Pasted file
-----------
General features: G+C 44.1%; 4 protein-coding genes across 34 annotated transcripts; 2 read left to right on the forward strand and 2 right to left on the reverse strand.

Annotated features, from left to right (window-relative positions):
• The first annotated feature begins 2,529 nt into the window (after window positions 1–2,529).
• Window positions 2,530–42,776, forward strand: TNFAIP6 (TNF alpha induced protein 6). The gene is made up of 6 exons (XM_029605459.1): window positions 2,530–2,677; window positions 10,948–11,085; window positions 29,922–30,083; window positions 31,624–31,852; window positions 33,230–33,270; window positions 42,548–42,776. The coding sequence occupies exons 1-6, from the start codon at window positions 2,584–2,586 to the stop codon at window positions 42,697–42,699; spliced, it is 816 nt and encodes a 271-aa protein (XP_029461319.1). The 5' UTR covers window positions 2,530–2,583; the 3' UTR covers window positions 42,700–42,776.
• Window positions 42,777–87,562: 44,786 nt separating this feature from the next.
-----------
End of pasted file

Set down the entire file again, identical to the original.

General features: G+C 44.1%; 4 protein-coding genes across 34 annotated transcripts; 2 read left to right on the forward strand and 2 right to left on the reverse strand.

Annotated features, from left to right (window-relative positions):
• The first annotated feature begins 2,529 nt into the window (after window positions 1–2,529).
• Window positions 2,530–42,776, forward strand: TNFAIP6 (TNF alpha induced protein 6). The gene is made up of 6 exons (XM_029605459.1): window positions 2,530–2,677; window positions 10,948–11,085; window positions 29,922–30,083; window positions 31,624–31,852; window positions 33,230–33,270; window positions 42,548–42,776. The coding sequence occupies exons 1-6, from the start codon at window positions 2,584–2,586 to the stop codon at window positions 42,697–42,699; spliced, it is 816 nt and encodes a 271-aa protein (XP_029461319.1). The 5' UTR covers window positions 2,530–2,583; the 3' UTR covers window positions 42,700–42,776.
• Window positions 42,777–87,562: 44,786 nt separating this feature from the next.